4. Uninstall antivirus/firewall software

Windows Defender is a capable security application that comes bundled in with every copy of Windows 11 OS. So, unless you frequently visit shady websites, there’s practically no reason to install a third-party antivirus. Moreover, having antivirus or firewall software has often been the culprit behind the Green Screen. So, it’s advisable to uninstall them and give Windows 11 a shot. 

To uninstall an application, press ‘Windows + I’ on your keyboard to open the Settings app.  Now, click on ‘Apps.’

Go to the ‘Apps & features’.

Now find the Anti-Virus you wish to uninstall and click on the ‘3-dot’ menu icon for it in the top right corner of your screen. 

Click and select ‘Uninstall’ for your Anti-Virus software. 

Click on ‘Uninstall’ again to confirm your choice and follow the on-screen prompts to finish uninstalling the application. 

5. Turn off hardware acceleration

To improve performance, Windows often calls upon your computer’s specialized hardware. And while that’s overall a good thing, you might run into occasional errors when the components aren’t operating at their best. Your browser uses hardware acceleration every chance it gets. So, it’s advisable to turn off hardware acceleration on your browser.

To turn off hardware acceleration in Google Chrome, first click on the vertical ellipsis button at the top-right corner and go to ‘Settings.’

Now, click on ‘System’ under the ‘Advanced’ banner.

Finally, toggle ‘Use hardware acceleration when available’ off and click on ‘Relaunch.’

That should do the trick.  

6. Pause Windows update service

When you’re getting the GSOD minutes after successfully logging in to Windows 11, you’ll have to hold the Windows Update service accountable. An update component could be broken, making the OS unstable moments after it is initialized. To bypass this, you’ll have to stop the service in its tracks using Windows PowerShell. 

When you are on your desktop, click on ‘Windows + S’ to bring up the search and search for ‘Powershell’. 

Now click on ‘Run as administrator’ once it shows up in your search results.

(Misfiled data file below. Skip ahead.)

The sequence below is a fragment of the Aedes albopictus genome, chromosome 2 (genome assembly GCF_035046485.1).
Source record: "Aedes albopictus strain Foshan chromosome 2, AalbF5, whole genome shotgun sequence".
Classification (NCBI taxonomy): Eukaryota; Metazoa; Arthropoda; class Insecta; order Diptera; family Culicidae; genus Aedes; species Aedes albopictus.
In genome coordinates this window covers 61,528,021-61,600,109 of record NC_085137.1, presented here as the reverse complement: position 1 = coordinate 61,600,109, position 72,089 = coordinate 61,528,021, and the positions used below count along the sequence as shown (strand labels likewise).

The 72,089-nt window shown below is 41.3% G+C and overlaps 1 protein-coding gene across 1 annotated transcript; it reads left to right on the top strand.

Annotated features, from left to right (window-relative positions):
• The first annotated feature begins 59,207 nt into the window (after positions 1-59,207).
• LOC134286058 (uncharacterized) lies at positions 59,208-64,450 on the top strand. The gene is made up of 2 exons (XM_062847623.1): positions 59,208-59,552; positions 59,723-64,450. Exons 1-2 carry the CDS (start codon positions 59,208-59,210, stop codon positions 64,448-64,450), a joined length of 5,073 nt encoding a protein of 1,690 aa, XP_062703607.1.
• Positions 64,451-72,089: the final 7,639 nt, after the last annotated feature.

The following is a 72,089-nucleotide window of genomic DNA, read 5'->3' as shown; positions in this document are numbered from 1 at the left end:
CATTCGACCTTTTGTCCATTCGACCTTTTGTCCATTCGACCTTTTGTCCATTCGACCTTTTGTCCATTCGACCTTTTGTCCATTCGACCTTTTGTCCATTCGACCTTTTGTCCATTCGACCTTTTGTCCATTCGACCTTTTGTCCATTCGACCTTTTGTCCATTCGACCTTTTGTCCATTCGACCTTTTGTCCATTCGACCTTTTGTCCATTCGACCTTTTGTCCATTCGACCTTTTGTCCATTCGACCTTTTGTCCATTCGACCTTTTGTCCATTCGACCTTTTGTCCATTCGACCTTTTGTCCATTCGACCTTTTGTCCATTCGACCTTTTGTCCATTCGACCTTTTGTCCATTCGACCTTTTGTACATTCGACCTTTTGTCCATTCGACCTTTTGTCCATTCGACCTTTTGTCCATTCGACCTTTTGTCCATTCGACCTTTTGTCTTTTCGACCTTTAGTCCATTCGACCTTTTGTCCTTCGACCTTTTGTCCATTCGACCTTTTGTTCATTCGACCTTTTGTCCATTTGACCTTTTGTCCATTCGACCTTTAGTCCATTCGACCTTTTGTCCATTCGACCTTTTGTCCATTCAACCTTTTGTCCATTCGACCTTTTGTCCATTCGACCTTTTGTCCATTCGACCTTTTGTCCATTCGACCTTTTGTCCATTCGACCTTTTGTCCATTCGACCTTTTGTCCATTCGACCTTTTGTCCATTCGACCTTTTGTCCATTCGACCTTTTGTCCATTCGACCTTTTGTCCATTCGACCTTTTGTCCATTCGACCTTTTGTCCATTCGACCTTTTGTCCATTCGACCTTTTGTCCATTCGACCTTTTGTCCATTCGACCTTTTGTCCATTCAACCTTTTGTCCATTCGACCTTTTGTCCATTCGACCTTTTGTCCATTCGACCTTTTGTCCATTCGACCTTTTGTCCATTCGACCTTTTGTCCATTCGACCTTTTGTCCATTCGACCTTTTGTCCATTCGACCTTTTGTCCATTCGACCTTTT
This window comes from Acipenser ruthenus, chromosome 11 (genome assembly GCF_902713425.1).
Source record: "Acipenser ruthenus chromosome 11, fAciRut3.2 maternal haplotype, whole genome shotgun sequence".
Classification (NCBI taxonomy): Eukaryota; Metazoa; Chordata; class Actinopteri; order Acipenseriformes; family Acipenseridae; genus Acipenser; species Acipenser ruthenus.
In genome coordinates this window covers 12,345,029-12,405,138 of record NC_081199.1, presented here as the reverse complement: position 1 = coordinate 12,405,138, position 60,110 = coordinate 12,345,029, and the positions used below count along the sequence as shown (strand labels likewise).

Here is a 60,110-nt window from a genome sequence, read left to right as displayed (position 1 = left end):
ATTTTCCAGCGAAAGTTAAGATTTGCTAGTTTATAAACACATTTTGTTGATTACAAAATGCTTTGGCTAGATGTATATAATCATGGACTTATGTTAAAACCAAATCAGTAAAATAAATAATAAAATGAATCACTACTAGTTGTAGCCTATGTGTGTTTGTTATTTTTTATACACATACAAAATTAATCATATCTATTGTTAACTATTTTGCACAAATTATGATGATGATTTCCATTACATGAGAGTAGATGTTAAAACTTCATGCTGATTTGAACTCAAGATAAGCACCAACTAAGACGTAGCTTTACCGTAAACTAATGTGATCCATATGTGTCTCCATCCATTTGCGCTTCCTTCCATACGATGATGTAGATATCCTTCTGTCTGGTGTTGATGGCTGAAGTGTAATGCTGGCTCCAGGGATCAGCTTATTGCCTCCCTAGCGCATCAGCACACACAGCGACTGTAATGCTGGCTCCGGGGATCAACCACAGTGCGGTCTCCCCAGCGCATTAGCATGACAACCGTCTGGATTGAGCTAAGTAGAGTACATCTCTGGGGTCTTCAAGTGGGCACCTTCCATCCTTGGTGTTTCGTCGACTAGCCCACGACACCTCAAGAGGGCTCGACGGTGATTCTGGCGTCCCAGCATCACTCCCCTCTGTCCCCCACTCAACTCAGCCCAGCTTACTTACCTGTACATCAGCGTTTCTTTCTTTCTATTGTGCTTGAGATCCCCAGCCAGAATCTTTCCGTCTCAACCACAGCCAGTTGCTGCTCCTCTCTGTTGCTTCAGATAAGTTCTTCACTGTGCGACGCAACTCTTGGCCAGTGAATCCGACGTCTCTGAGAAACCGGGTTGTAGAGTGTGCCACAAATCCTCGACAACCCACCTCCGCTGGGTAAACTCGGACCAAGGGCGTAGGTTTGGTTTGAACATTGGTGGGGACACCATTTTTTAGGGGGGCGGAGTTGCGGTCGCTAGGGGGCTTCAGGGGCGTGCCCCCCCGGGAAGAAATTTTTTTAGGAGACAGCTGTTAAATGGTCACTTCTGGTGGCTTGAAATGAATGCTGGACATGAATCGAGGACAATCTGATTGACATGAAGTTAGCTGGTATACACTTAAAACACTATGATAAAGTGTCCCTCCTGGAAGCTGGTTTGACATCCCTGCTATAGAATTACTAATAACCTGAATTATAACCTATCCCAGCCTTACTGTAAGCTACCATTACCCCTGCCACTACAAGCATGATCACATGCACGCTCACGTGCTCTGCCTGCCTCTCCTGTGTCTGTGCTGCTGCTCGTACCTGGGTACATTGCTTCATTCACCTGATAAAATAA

Run the following command: 

net stop wuauserv

This would stop the Windows update service. Use Windows 11 as you generally do and see if you face the GSOD again. Remember that you will have to repeat this step every time you restart your system. 

7. Repair with troubleshooter

If you can’t log in to Windows 11 in one way or the other, you could give Windows’s ‘Startup Repair’ program a try. Of course, it’s not a foolproof solution by any means, but it’s definitely worth checking out. You’ll need to have a bootable USB drive to get into recovery. Now, click on ‘Repair your computer.’ Then, go to ‘Troubleshoot.’ Finally, click on ‘Startup Repair’ and let Windows do its thing. With any luck, Windows will solve your GSOD issue by itself.

8. Reinstall Windows 10 (when installing Windows 11)

If you’re getting the Green Screen while trying to update Windows 10 to Windows 11 Insider Preview, chances are, your copy of Windows 10 is not as pristine as you think it is. So, it’s best if you install a fresh copy of Windows 10 and then try to upgrade it to Windows 11 Insider Preview.

To install a fresh copy from Windows 10 itself, press ‘Windows + i’ on your keyboard to go to ‘Settings’. Now, head over to ‘Windows Update’ on your left.

Click on ‘Advanced Options’. 

Then, click on ‘Recovery’.

Now click on ‘Reset PC’

Since you’re going for a fresh install, you’ll need to click on ‘Remove everything.’

Finally, you can either pick ‘Local reinstall’ or ‘Cloud download’ to get a new copy of Windows 10. Alternatively, you could go to Microsoft’s Insider Preview page, select the newest ‘Dev’ channel build, pick the language, and get the 64-bit version.

Either create a bootable drive or run it from the installer.


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A mediocre engineer hoping to do something extraordinary with his pen (well, keyboard). Loves Pink Floyd, lives football, and is always up for a cup of Americano.